I can’t say enough about the people we met along the way and unfortunately I can’t name them all here either, but our industry partners that we got to network with along the way were fantastic and not enough can be said about our two hosts in Tony and Tyler, as they were wonderful and took care of us always. I’m not only a better person now that I have done this trip, but I’ve learned a lot and am inspired and looking forward to continuing to lead our fantastic team here at Deslaurier with new trends and ideas as well.

 

Apr02

Blog – April 2018

Posted In Blog

Chris is a former customer turned employee. He has been with Deslaurier for over 14 years. He is the current Purchasing Manager and is active in countless facets of the business, from purchasing and sourcing, to information technologies, to implementations, to R&D, and beyond. Chris is a wealth of knowledge and is a great asset to the Deslaurier team. Chris is also a Maple Leafs fan, but please don't let that preclude you from reading his piece.

 

Living Through A Kitchen Renovation

 

My wife and I recently lived through a kitchen renovation and we are not renovation rookies by any means.  Over the years we have done three major renovations at our house and at some point they have all involved the interior, and we were able to manage.  That having been said, we knew going into it that not having a kitchen would be a challenge.  We certainly did not want to live on take-out but you have to ask yourself, how do I live without a major part of the household operation?

My advice is that timing is everything!  First off, we had a solid design in place before we touched anything.  Knowing there is a lead time associated with the kitchen, we knew an approximate delivery date and from there we worked backwards.  I have a background in construction, so I project managed the job myself given my connections to various trades.  If you do not have that skillset, align with someone who does and has a proven track record.

Our project was a full gut of the kitchen, right back to the studs and subfloor, as the only thing that stayed in the same place was the stove.  All plumbing and electrical locations were moving in the new and improved design.  Our old kitchen was on two walls with a table in the room and contained 13 cabinets.  The new design wraps three walls and there is a peninsula island with a raised eating bar for a total of 22 cabinets.  What is the biggest difference in the new kitchen, is that all but 4 cabinets would be considered organizational, task specific cabinets with embedded accessories in them.  These are key, given that this is not a large room.  So, while we can focus on the aesthetics of the exterior, the cabinet selection and the embedded accessories are just as important.

Close to 80% of all the selections in our kitchen, be it exterior colours, door styles or hardware on the internal components, come from products added to the Deslaurier catalogue in the last three years (with many of them having been in for less than a year)!  Needless to say, we have some very interesting solutions in our kitchen and the combination of cabinet finishes with flooring, tile backsplashes and countertop selections, have all given us a kitchen we are very proud of and pleased with.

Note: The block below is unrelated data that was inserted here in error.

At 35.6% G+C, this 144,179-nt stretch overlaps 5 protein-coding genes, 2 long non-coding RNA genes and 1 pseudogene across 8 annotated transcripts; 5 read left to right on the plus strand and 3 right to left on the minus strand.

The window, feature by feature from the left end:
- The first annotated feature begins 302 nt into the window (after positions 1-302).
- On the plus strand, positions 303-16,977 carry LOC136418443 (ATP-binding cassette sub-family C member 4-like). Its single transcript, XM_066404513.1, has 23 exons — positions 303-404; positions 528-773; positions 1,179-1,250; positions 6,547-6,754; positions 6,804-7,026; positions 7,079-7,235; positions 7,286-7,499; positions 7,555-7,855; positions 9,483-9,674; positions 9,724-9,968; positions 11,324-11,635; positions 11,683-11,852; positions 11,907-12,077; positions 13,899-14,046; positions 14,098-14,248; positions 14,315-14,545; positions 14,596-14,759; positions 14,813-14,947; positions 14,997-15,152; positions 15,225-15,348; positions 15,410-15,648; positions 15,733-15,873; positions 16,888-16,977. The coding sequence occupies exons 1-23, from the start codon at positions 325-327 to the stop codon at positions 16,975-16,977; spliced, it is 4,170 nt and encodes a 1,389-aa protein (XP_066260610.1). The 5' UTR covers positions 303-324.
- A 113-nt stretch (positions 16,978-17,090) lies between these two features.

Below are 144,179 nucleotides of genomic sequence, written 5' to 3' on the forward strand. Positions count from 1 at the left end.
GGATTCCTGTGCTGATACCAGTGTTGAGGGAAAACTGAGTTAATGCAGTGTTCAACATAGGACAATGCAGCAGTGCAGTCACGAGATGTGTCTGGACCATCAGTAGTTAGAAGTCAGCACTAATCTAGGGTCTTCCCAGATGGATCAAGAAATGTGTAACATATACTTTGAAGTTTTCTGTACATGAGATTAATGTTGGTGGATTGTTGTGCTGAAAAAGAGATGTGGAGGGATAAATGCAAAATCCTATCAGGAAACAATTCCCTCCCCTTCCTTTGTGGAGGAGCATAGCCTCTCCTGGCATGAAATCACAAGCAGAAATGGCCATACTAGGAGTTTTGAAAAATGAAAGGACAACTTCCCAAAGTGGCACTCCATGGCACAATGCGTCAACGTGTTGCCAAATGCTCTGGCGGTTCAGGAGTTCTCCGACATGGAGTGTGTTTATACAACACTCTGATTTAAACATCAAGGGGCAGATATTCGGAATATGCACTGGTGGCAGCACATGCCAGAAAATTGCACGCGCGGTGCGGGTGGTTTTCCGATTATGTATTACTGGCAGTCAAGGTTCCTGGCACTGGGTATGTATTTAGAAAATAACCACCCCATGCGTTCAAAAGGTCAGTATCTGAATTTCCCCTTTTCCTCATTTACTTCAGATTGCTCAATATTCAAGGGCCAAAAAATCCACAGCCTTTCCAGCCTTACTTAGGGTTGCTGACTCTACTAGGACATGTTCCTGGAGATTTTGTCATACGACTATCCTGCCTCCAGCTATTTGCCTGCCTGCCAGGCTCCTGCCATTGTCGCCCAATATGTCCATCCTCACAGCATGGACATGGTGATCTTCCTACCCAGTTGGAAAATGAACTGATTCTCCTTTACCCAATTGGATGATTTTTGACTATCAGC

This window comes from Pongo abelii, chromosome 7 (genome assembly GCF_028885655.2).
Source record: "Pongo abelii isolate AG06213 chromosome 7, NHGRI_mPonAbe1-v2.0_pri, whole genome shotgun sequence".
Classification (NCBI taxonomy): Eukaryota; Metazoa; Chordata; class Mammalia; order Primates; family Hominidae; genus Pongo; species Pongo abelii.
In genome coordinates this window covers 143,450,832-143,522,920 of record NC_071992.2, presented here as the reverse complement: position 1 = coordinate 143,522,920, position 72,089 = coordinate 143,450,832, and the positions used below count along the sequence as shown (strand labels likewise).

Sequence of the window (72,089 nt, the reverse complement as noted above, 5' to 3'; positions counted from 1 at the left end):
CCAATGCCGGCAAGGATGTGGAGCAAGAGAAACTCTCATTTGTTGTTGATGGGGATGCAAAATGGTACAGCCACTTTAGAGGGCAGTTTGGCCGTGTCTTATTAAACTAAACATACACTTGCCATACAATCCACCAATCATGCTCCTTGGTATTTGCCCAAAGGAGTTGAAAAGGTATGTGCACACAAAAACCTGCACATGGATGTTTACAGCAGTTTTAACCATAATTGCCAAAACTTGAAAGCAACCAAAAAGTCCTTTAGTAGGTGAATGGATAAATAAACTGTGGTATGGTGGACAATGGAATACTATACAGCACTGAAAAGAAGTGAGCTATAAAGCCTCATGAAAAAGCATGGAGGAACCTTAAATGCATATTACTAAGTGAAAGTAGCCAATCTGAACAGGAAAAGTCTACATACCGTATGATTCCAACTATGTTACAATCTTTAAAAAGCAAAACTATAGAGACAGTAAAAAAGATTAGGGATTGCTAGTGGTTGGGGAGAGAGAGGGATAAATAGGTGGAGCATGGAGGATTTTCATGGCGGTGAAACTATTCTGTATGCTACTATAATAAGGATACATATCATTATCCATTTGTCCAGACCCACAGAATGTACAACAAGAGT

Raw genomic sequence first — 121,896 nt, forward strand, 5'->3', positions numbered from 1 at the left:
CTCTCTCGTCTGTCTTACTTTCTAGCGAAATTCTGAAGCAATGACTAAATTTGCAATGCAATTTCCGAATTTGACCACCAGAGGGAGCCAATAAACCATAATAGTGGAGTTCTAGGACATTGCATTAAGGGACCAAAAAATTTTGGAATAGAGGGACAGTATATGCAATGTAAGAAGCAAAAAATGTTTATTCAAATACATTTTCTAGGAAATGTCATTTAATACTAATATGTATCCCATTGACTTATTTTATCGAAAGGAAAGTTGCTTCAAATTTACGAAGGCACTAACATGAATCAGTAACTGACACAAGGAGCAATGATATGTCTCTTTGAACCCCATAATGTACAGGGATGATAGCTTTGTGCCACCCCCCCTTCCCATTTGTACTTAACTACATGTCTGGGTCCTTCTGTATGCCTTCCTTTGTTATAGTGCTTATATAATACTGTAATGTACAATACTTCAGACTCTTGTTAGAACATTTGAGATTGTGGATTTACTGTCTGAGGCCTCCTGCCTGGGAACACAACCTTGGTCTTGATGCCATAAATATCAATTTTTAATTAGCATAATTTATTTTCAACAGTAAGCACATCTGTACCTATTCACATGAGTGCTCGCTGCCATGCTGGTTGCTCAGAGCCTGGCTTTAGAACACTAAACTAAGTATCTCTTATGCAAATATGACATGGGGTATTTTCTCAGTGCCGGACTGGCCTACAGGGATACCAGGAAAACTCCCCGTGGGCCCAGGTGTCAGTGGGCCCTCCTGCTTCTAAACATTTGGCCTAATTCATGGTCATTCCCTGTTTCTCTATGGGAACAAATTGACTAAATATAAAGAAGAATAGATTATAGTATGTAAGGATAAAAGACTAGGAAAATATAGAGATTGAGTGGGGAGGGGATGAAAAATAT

Working with a plan in hand, our project took us six weeks from the demo day to the solid surface countertops being installed.  We were four weeks from the tear out to the cabinets being installed, but that does take some execution to do that!  Our laundry room became our kitchen.  We were fortunate to do it in the summer months when the BBQ was our best friend and most of all, you need a great deal of patience for the situation and each other during the renovation.  Not everything goes 100% according to plan, but I can tell you it is all worth it in the end!  Many parties have to work together in projects like this and the team at Deslaurier is there to assist along the way, as a member of your renovation team.

 

Click here to see the finished product!

Mar01

Blog – March 2018

Posted In Blog

Andrea has worked in the design field for approximately 17 years, after earning her Interior Design Diploma from Algonquin College. Andrea has built and sold two custom homes that were featured in Ottawa Interiors Magazine in 2008 and 2011. Andrea returned to Deslaurier recently, after a 13 year hiatus where she explored custom home design and later worked closely with developers in the commercial and hospitality sectors.

 

Back In Black…  Is Black The New Stainless?

 

If you are in the market for new kitchen appliances – take note; a colour revolution is going on in the appliance industry. Stainless Steel has been the number one seller in appliances for as long as I can remember but things are changing, as consumers are growing tired of traditional stainless and are hence looking for something new. “Black is the new Stainless” according to Wolf and General Electric, and is one of the strongest appliance trends in over a decade, they say.